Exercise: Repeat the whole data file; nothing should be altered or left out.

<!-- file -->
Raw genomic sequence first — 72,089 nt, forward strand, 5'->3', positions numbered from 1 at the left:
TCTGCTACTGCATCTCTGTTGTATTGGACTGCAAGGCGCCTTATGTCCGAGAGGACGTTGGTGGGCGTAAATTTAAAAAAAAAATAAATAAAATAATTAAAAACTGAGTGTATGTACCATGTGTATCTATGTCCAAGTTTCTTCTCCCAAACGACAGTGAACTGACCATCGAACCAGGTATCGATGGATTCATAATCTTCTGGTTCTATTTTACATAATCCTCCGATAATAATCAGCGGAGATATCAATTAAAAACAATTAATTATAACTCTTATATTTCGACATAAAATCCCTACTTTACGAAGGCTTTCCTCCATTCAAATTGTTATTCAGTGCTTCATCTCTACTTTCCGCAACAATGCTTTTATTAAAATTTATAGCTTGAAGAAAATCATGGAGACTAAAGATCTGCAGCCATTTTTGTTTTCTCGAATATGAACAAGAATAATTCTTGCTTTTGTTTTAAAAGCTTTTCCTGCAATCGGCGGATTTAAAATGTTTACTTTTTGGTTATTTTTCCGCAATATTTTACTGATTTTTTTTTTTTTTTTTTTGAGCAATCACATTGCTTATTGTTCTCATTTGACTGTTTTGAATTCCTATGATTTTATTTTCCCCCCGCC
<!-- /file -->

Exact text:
Raw genomic sequence first — 72,089 nt, forward strand, 5'->3', positions numbered from 1 at the left:
TCTGCTACTGCATCTCTGTTGTATTGGACTGCAAGGCGCCTTATGTCCGAGAGGACGTTGGTGGGCGTAAATTTAAAAAAAAAATAAATAAAATAATTAAAAACTGAGTGTATGTACCATGTGTATCTATGTCCAAGTTTCTTCTCCCAAACGACAGTGAACTGACCATCGAACCAGGTATCGATGGATTCATAATCTTCTGGTTCTATTTTACATAATCCTCCGATAATAATCAGCGGAGATATCAATTAAAAACAATTAATTATAACTCTTATATTTCGACATAAAATCCCTACTTTACGAAGGCTTTCCTCCATTCAAATTGTTATTCAGTGCTTCATCTCTACTTTCCGCAACAATGCTTTTATTAAAATTTATAGCTTGAAGAAAATCATGGAGACTAAAGATCTGCAGCCATTTTTGTTTTCTCGAATATGAACAAGAATAATTCTTGCTTTTGTTTTAAAAGCTTTTCCTGCAATCGGCGGATTTAAAATGTTTACTTTTTGGTTATTTTTCCGCAATATTTTACTGATTTTTTTTTTTTTTTTTTTGAGCAATCACATTGCTTATTGTTCTCATTTGACTGTTTTGAATTCCTATGATTTTATTTTCCCCCCGCC